“Mike Bowden has made great strides as a ruck-rover in the past two years, and there’s no reason why he can’t go further this year. 

It’s up to him. He has the ability, and has only to overcome some minor faults to be a topliner.

Bowden is a great kickgetter, but sometimes he doesn’t place to ball to proper advantage. It’s a fault which can be overcome with more senior games.

He’s a strong, tireless player who doesn’t mind the heavy crushes and can lift the side.”

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“Season 1969 could be the most testing year in Royce Hart’s short but sensational VFL career with Richmond.

Not because of any lack of ability, but because National Service training could upset his normal training schedule.

Like other NS trainees who are League footballers, Hart will be playing under difficulties – but he’s good enough to overcome them.

Hart had played only 34 games before the start of this season, and yet he is acknowledged already as a Richmond champion.

He carried all before him in his first season in 1967, when he became recruit of the year.

And although injury curtailed his appearance last year, he more than lived up to his high reputation.

He represented Victoria for the second successive year, and then toured overseas with the Galahs Australian Rules team.

Hart is a freakish forward who is a magnificent mark and a superb ground player. Possibly his best asset, however, is his intense concentration.

He will scramble after the ball on hands and knees if necessary, into the middle of a struggling pack, and ignore the dangers.

Hart, a former Tasmanian, is a product of a scheme introduced several years ago by Richmond, where promising youngsters are gradually brought to senior standard.

None of them is rushed along, and the form of Hart, and several other potential stars, is a clear indication of the value of the training scheme.

Despite his tremendous football ability, Hart is learning all the time.

In his first year he kicked 55 goals, the highest tally by a Richmond forward for 16 years.” 


“Few League centreman can match dynamic Bill Barrot at his top, and it’s great news for Richmond that he will be back in 1969.

The Tigers sadly missed his drive last year when he had a bad run of injuries, and played only 10 games. 

Now Barrot has thrown off his injuries, and is set to return to his best – and all Tiger supporters know just how good that can be.

Who will ever forget Barrot’s tremendous performance in the 1967 grand final when Richmond clinched the premiership?

Barrot is a key man for Richmond, with his dashing and daring breaks from the centre. 

He is an excellent long kick on the run, and can drive an opposition defence to distraction.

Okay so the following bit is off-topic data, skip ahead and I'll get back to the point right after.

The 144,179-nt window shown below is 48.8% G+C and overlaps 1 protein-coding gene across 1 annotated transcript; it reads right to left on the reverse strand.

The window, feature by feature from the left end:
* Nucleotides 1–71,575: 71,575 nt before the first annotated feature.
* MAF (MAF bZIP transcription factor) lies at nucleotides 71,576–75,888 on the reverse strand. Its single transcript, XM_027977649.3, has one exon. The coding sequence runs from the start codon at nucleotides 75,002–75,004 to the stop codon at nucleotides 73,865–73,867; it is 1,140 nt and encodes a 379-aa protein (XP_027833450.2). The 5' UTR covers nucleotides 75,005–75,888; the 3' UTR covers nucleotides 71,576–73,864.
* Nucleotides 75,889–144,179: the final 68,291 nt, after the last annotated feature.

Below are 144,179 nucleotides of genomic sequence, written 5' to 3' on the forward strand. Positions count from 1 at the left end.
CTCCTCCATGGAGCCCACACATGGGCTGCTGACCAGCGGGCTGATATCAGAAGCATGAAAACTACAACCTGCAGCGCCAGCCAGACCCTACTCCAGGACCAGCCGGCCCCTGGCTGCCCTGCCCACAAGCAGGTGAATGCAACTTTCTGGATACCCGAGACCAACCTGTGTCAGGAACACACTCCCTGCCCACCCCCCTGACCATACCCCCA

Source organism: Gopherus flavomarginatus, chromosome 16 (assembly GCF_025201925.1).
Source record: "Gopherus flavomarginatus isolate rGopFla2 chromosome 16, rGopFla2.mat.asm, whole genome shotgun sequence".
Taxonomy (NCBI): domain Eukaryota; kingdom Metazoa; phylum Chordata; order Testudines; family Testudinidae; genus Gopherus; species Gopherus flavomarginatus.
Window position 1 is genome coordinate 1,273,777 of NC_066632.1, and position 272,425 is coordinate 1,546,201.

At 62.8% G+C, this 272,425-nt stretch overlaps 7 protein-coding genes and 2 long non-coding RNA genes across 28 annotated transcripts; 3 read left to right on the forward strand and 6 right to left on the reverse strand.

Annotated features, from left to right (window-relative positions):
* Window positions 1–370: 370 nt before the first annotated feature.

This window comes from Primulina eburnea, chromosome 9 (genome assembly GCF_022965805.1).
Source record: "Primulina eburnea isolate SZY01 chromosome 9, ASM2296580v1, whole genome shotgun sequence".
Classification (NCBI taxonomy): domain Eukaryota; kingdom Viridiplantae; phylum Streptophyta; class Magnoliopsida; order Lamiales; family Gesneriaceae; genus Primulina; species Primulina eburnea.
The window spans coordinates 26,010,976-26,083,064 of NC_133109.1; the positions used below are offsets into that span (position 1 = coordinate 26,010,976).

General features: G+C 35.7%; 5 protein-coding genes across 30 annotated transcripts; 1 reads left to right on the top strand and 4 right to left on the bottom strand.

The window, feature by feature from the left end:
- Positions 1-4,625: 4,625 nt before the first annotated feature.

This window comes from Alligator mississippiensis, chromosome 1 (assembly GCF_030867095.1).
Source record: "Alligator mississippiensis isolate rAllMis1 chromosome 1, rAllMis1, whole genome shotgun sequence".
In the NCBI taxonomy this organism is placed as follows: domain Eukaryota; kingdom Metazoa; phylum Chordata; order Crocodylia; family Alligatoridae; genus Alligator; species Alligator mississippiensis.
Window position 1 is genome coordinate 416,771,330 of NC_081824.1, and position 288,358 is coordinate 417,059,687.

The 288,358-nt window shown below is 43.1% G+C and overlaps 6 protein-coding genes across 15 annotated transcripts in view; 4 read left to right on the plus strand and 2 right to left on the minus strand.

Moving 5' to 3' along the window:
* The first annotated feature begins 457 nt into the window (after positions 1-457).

When Barrot is in full cry, Richmond excel at pounding the ball down towards the goals and scoring with quick-fire exchanges. 

Although he is in his ninth season, and a club life member, Barrot still is only rising 25.

Unless he is again upset by injuries, he will play a major part in Richmond’s form for the next few seasons.

All going well, Barrot should play his 100th day game with Richmond this year, and no player deserves this honor more.

Barrot started playing for Richmond when he was only 16, and would have reached the century before but for his bad luck with injuries.

A Victorian player, and a club best and fairest winner, Barrot’s return will act as an added spur to the rest of the Tiger line-up.”


Richmond have produced a string of top back pocket players in recent years and Kevin Sheedy, the present occupant of the position, is no exception. 

Sheedy climaxed a great fight-back to senior football last year when he won the most improved player award.

He was originally recruited from Prahran as a centreman in 1967 after a VFL-VFA wrangle about the switch.

When he transferred to the Tigers, Sheedy knew that he was gambling on his football future. He had to make the grade, or else! 

He was automatically disqualified by the VFA. If he failed at Richmond, he would be out on a limb.

Sheedy survived the first hurdle – whether he was up to League standard – by showing out well when played in the centre.

But, after a few games, he was sent to the Reserves for further experience. 

Then he injured his knee, and eventually had a cartilage operation. Once again, his football future was in the balance.

Last year, Sheedy had to prove that he had recovered from the operation, and that he was good enough to clinch a regular place in the senior side.

He succeeded on both counts. He fitted in well when given his chance in the back pocket, and was never in danger of being dropped.

With those worries behind him, Sheedy’s football future seems assured.”